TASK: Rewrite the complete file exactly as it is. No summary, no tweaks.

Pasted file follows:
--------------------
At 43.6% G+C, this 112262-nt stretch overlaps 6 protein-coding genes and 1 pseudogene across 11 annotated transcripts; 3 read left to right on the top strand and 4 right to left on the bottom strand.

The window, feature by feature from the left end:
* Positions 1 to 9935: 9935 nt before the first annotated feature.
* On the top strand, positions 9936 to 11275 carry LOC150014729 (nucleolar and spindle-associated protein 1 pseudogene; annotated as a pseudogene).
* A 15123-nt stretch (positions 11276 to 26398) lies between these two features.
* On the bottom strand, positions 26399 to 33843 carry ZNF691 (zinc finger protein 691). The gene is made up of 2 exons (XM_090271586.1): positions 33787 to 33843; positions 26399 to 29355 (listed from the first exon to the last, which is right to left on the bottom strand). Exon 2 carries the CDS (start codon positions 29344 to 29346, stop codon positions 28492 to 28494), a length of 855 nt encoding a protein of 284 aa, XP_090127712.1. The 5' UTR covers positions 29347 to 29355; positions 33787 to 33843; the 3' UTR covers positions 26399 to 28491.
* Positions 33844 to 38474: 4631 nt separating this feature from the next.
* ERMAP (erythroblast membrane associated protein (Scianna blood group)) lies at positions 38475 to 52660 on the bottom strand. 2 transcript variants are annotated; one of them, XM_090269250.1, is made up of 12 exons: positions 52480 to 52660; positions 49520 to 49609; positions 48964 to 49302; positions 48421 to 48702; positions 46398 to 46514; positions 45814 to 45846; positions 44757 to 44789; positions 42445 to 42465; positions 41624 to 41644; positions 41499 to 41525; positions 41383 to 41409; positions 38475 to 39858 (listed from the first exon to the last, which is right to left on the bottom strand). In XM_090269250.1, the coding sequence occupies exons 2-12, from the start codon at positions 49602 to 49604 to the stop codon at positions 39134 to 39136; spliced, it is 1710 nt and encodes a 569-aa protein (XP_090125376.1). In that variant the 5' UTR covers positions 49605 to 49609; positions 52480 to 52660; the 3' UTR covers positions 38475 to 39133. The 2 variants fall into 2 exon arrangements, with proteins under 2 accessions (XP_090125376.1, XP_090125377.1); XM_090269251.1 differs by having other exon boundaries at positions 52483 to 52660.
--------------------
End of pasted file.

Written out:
At 43.6% G+C, this 112262-nt stretch overlaps 6 protein-coding genes and 1 pseudogene across 11 annotated transcripts; 3 read left to right on the top strand and 4 right to left on the bottom strand.

The window, feature by feature from the left end:
* Positions 1 to 9935: 9935 nt before the first annotated feature.
* On the top strand, positions 9936 to 11275 carry LOC150014729 (nucleolar and spindle-associated protein 1 pseudogene; annotated as a pseudogene).
* A 15123-nt stretch (positions 11276 to 26398) lies between these two features.
* On the bottom strand, positions 26399 to 33843 carry ZNF691 (zinc finger protein 691). The gene is made up of 2 exons (XM_090271586.1): positions 33787 to 33843; positions 26399 to 29355 (listed from the first exon to the last, which is right to left on the bottom strand). Exon 2 carries the CDS (start codon positions 29344 to 29346, stop codon positions 28492 to 28494), a length of 855 nt encoding a protein of 284 aa, XP_090127712.1. The 5' UTR covers positions 29347 to 29355; positions 33787 to 33843; the 3' UTR covers positions 26399 to 28491.
* Positions 33844 to 38474: 4631 nt separating this feature from the next.
* ERMAP (erythroblast membrane associated protein (Scianna blood group)) lies at positions 38475 to 52660 on the bottom strand. 2 transcript variants are annotated; one of them, XM_090269250.1, is made up of 12 exons: positions 52480 to 52660; positions 49520 to 49609; positions 48964 to 49302; positions 48421 to 48702; positions 46398 to 46514; positions 45814 to 45846; positions 44757 to 44789; positions 42445 to 42465; positions 41624 to 41644; positions 41499 to 41525; positions 41383 to 41409; positions 38475 to 39858 (listed from the first exon to the last, which is right to left on the bottom strand). In XM_090269250.1, the coding sequence occupies exons 2-12, from the start codon at positions 49602 to 49604 to the stop codon at positions 39134 to 39136; spliced, it is 1710 nt and encodes a 569-aa protein (XP_090125376.1). In that variant the 5' UTR covers positions 49605 to 49609; positions 52480 to 52660; the 3' UTR covers positions 38475 to 39133. The 2 variants fall into 2 exon arrangements, with proteins under 2 accessions (XP_090125376.1, XP_090125377.1); XM_090269251.1 differs by having other exon boundaries at positions 52483 to 52660.